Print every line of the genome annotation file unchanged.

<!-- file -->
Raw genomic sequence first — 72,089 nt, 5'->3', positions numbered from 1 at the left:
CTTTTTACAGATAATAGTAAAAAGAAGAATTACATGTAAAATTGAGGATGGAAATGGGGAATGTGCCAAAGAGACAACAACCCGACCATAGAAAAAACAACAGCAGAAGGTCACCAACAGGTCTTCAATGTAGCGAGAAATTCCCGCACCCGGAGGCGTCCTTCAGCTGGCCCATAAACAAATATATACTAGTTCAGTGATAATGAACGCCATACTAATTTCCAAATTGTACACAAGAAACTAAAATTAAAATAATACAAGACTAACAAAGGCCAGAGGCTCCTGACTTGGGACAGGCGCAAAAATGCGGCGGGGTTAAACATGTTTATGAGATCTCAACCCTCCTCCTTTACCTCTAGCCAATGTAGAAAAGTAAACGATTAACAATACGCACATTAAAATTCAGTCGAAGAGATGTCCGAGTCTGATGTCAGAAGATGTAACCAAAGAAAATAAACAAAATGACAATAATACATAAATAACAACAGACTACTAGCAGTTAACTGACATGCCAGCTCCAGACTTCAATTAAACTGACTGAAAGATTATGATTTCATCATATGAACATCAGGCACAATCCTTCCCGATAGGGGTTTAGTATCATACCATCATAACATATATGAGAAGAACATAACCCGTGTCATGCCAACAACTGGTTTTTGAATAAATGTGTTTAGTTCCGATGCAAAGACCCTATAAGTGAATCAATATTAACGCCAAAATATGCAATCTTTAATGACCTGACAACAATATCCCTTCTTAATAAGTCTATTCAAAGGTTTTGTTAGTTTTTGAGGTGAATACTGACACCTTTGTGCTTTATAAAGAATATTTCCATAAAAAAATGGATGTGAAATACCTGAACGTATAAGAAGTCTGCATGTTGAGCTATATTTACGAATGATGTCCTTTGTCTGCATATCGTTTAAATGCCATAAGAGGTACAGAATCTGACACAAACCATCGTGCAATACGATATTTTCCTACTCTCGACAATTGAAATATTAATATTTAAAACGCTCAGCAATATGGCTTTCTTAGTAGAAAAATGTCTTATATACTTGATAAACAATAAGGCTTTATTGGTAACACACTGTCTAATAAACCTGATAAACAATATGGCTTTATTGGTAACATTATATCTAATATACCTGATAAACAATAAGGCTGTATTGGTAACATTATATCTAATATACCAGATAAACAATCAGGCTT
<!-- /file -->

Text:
Raw genomic sequence first — 72,089 nt, 5'->3', positions numbered from 1 at the left:
CTTTTTACAGATAATAGTAAAAAGAAGAATTACATGTAAAATTGAGGATGGAAATGGGGAATGTGCCAAAGAGACAACAACCCGACCATAGAAAAAACAACAGCAGAAGGTCACCAACAGGTCTTCAATGTAGCGAGAAATTCCCGCACCCGGAGGCGTCCTTCAGCTGGCCCATAAACAAATATATACTAGTTCAGTGATAATGAACGCCATACTAATTTCCAAATTGTACACAAGAAACTAAAATTAAAATAATACAAGACTAACAAAGGCCAGAGGCTCCTGACTTGGGACAGGCGCAAAAATGCGGCGGGGTTAAACATGTTTATGAGATCTCAACCCTCCTCCTTTACCTCTAGCCAATGTAGAAAAGTAAACGATTAACAATACGCACATTAAAATTCAGTCGAAGAGATGTCCGAGTCTGATGTCAGAAGATGTAACCAAAGAAAATAAACAAAATGACAATAATACATAAATAACAACAGACTACTAGCAGTTAACTGACATGCCAGCTCCAGACTTCAATTAAACTGACTGAAAGATTATGATTTCATCATATGAACATCAGGCACAATCCTTCCCGATAGGGGTTTAGTATCATACCATCATAACATATATGAGAAGAACATAACCCGTGTCATGCCAACAACTGGTTTTTGAATAAATGTGTTTAGTTCCGATGCAAAGACCCTATAAGTGAATCAATATTAACGCCAAAATATGCAATCTTTAATGACCTGACAACAATATCCCTTCTTAATAAGTCTATTCAAAGGTTTTGTTAGTTTTTGAGGTGAATACTGACACCTTTGTGCTTTATAAAGAATATTTCCATAAAAAAATGGATGTGAAATACCTGAACGTATAAGAAGTCTGCATGTTGAGCTATATTTACGAATGATGTCCTTTGTCTGCATATCGTTTAAATGCCATAAGAGGTACAGAATCTGACACAAACCATCGTGCAATACGATATTTTCCTACTCTCGACAATTGAAATATTAATATTTAAAACGCTCAGCAATATGGCTTTCTTAGTAGAAAAATGTCTTATATACTTGATAAACAATAAGGCTTTATTGGTAACACACTGTCTAATAAACCTGATAAACAATATGGCTTTATTGGTAACATTATATCTAATATACCTGATAAACAATAAGGCTGTATTGGTAACATTATATCTAATATACCAGATAAACAATCAGGCTT